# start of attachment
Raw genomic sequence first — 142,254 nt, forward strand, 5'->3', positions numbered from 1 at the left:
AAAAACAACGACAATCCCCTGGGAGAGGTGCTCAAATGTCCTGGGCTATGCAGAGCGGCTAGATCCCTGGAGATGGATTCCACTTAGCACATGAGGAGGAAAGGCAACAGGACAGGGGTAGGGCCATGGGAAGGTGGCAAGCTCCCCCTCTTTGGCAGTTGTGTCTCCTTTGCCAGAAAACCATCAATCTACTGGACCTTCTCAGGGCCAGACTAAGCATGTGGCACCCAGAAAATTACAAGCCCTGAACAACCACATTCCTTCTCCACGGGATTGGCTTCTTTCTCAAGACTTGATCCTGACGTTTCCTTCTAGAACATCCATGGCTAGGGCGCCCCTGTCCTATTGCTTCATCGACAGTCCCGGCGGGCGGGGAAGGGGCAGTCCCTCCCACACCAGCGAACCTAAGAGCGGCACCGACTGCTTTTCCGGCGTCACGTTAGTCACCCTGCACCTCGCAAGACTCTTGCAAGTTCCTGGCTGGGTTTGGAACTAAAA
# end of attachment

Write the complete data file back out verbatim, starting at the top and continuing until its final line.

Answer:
Raw genomic sequence first — 142,254 nt, forward strand, 5'->3', positions numbered from 1 at the left:
AAAAACAACGACAATCCCCTGGGAGAGGTGCTCAAATGTCCTGGGCTATGCAGAGCGGCTAGATCCCTGGAGATGGATTCCACTTAGCACATGAGGAGGAAAGGCAACAGGACAGGGGTAGGGCCATGGGAAGGTGGCAAGCTCCCCCTCTTTGGCAGTTGTGTCTCCTTTGCCAGAAAACCATCAATCTACTGGACCTTCTCAGGGCCAGACTAAGCATGTGGCACCCAGAAAATTACAAGCCCTGAACAACCACATTCCTTCTCCACGGGATTGGCTTCTTTCTCAAGACTTGATCCTGACGTTTCCTTCTAGAACATCCATGGCTAGGGCGCCCCTGTCCTATTGCTTCATCGACAGTCCCGGCGGGCGGGGAAGGGGCAGTCCCTCCCACACCAGCGAACCTAAGAGCGGCACCGACTGCTTTTCCGGCGTCACGTTAGTCACCCTGCACCTCGCAAGACTCTTGCAAGTTCCTGGCTGGGTTTGGAACTAAAA